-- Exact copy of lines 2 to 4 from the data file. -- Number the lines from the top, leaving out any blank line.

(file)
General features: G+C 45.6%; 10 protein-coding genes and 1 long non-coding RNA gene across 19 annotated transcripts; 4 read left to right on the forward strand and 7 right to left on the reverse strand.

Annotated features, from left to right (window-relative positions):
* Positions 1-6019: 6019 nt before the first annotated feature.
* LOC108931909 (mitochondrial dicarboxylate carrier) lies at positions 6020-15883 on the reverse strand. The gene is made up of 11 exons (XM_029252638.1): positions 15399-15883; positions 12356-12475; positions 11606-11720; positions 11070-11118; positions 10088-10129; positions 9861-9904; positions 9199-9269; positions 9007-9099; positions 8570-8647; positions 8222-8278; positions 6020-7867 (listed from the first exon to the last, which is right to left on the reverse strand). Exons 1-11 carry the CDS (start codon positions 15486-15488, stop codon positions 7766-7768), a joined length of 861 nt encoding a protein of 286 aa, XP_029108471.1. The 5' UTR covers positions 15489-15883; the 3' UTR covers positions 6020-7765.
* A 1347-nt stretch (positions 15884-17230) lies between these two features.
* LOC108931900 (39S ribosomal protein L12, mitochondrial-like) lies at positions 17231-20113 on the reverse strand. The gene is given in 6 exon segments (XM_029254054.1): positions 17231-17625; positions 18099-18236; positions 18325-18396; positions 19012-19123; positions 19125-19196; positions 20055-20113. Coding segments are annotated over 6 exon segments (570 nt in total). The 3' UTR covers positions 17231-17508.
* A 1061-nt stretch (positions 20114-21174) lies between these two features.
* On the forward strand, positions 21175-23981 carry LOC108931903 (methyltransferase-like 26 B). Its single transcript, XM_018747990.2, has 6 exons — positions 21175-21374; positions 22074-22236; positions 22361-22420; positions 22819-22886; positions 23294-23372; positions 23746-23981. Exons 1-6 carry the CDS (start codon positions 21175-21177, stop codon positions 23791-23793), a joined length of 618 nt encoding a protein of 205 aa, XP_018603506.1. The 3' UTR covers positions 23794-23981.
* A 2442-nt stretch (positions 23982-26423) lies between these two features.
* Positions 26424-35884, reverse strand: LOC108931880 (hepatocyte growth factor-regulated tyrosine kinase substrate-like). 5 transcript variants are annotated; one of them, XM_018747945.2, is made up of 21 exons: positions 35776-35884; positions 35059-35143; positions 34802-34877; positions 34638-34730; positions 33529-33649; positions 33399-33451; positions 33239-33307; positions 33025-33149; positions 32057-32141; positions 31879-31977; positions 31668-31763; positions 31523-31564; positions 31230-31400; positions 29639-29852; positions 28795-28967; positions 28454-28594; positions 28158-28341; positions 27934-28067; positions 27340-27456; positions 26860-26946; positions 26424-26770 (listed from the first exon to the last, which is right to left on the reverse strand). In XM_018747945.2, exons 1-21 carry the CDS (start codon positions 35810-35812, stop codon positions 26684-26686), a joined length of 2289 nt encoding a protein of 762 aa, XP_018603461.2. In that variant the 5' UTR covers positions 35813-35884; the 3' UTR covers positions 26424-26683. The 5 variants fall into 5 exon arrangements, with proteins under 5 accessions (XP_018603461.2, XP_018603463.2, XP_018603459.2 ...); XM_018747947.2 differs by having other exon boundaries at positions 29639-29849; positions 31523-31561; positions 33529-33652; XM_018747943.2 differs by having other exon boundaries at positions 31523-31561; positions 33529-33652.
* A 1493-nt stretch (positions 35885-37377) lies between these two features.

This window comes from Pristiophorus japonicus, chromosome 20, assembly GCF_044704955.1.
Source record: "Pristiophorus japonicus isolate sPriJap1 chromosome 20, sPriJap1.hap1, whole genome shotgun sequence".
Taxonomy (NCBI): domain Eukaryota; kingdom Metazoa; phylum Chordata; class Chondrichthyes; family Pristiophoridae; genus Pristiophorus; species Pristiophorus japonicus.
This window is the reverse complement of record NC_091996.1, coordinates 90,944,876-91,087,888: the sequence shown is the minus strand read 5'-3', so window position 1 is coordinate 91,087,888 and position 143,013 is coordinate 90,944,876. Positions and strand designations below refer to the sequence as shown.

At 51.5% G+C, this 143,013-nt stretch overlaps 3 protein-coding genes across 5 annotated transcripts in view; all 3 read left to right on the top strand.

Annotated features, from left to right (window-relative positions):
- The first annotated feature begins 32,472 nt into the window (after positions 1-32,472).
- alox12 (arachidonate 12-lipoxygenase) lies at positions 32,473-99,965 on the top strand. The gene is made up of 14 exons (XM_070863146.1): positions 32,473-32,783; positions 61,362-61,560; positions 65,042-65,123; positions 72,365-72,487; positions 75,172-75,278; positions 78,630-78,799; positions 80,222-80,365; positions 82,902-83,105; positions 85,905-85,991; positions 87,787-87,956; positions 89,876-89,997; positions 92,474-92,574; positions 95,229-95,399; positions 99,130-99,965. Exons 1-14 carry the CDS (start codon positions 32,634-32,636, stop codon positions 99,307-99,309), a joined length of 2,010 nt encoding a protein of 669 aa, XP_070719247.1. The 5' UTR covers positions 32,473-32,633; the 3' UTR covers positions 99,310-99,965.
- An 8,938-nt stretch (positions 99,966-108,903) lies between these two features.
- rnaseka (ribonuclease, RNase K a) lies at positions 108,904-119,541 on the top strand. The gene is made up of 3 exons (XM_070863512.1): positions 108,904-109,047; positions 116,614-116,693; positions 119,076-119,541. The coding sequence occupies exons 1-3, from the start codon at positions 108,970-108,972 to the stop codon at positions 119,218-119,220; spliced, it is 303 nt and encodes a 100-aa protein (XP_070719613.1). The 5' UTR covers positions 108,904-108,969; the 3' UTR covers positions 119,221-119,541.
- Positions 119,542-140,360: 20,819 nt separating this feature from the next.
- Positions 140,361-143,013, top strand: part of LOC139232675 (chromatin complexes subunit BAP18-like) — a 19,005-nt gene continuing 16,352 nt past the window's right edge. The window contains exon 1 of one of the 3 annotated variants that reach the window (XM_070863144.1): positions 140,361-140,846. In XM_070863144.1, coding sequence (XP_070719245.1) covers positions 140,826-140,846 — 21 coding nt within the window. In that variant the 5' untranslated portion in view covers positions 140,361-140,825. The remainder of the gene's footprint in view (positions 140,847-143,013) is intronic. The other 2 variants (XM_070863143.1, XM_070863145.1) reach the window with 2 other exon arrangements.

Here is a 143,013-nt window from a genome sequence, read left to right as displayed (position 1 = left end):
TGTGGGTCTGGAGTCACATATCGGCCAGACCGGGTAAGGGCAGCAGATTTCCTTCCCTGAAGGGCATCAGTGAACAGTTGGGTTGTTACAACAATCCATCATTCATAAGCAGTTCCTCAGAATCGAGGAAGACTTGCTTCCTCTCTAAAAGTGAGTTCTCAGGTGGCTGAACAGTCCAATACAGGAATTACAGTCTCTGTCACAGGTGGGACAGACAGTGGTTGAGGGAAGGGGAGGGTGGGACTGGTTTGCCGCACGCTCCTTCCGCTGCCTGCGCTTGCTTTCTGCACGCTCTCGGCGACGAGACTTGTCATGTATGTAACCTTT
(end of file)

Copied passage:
Annotated features, from left to right (window-relative positions):
* Positions 1-6019: 6019 nt before the first annotated feature.
* LOC108931909 (mitochondrial dicarboxylate carrier) lies at positions 6020-15883 on the reverse strand. The gene is made up of 11 exons (XM_029252638.1): positions 15399-15883; positions 12356-12475; positions 11606-11720; positions 11070-11118; positions 10088-10129; positions 9861-9904; positions 9199-9269; positions 9007-9099; positions 8570-8647; positions 8222-8278; positions 6020-7867 (listed from the first exon to the last, which is right to left on the reverse strand). Exons 1-11 carry the CDS (start codon positions 15486-15488, stop codon positions 7766-7768), a joined length of 861 nt encoding a protein of 286 aa, XP_029108471.1. The 5' UTR covers positions 15489-15883; the 3' UTR covers positions 6020-7765.